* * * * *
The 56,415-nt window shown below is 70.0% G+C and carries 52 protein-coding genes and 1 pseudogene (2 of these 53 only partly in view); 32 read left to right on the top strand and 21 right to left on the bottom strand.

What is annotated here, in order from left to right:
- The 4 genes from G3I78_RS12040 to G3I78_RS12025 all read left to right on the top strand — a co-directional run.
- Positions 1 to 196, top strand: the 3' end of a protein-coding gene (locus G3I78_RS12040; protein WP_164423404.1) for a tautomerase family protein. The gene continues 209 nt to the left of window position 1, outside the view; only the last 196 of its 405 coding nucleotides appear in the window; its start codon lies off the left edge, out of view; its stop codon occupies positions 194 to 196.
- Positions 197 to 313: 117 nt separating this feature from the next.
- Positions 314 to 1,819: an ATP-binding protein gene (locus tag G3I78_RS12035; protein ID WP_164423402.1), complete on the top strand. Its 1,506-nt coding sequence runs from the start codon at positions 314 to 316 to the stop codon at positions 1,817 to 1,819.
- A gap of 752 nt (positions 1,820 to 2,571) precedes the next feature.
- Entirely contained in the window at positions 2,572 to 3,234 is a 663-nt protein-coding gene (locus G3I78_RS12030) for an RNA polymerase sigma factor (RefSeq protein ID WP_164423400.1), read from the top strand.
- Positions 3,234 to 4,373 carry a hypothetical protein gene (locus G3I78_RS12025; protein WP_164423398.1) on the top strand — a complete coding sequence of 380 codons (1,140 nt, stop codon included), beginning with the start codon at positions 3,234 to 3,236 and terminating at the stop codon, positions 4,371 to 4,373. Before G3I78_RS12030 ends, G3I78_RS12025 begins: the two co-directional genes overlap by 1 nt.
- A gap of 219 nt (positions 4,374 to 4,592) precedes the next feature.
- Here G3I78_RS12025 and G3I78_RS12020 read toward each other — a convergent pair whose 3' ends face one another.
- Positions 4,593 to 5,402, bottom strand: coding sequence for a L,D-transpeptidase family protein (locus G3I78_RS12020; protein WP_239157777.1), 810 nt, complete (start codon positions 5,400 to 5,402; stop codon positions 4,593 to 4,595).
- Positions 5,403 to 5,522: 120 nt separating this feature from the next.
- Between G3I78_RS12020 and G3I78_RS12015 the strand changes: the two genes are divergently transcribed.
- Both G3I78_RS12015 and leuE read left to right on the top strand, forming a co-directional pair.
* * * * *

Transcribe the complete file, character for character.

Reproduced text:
The 56,415-nt window shown below is 70.0% G+C and carries 52 protein-coding genes and 1 pseudogene (2 of these 53 only partly in view); 32 read left to right on the top strand and 21 right to left on the bottom strand.

What is annotated here, in order from left to right:
- The 4 genes from G3I78_RS12040 to G3I78_RS12025 all read left to right on the top strand — a co-directional run.
- Positions 1 to 196, top strand: the 3' end of a protein-coding gene (locus G3I78_RS12040; protein WP_164423404.1) for a tautomerase family protein. The gene continues 209 nt to the left of window position 1, outside the view; only the last 196 of its 405 coding nucleotides appear in the window; its start codon lies off the left edge, out of view; its stop codon occupies positions 194 to 196.
- Positions 197 to 313: 117 nt separating this feature from the next.
- Positions 314 to 1,819: an ATP-binding protein gene (locus tag G3I78_RS12035; protein ID WP_164423402.1), complete on the top strand. Its 1,506-nt coding sequence runs from the start codon at positions 314 to 316 to the stop codon at positions 1,817 to 1,819.
- A gap of 752 nt (positions 1,820 to 2,571) precedes the next feature.
- Entirely contained in the window at positions 2,572 to 3,234 is a 663-nt protein-coding gene (locus G3I78_RS12030) for an RNA polymerase sigma factor (RefSeq protein ID WP_164423400.1), read from the top strand.
- Positions 3,234 to 4,373 carry a hypothetical protein gene (locus G3I78_RS12025; protein WP_164423398.1) on the top strand — a complete coding sequence of 380 codons (1,140 nt, stop codon included), beginning with the start codon at positions 3,234 to 3,236 and terminating at the stop codon, positions 4,371 to 4,373. Before G3I78_RS12030 ends, G3I78_RS12025 begins: the two co-directional genes overlap by 1 nt.
- A gap of 219 nt (positions 4,374 to 4,592) precedes the next feature.
- Here G3I78_RS12025 and G3I78_RS12020 read toward each other — a convergent pair whose 3' ends face one another.
- Positions 4,593 to 5,402, bottom strand: coding sequence for a L,D-transpeptidase family protein (locus G3I78_RS12020; protein WP_239157777.1), 810 nt, complete (start codon positions 5,400 to 5,402; stop codon positions 4,593 to 4,595).
- Positions 5,403 to 5,522: 120 nt separating this feature from the next.
- Between G3I78_RS12020 and G3I78_RS12015 the strand changes: the two genes are divergently transcribed.
- Both G3I78_RS12015 and leuE read left to right on the top strand, forming a co-directional pair.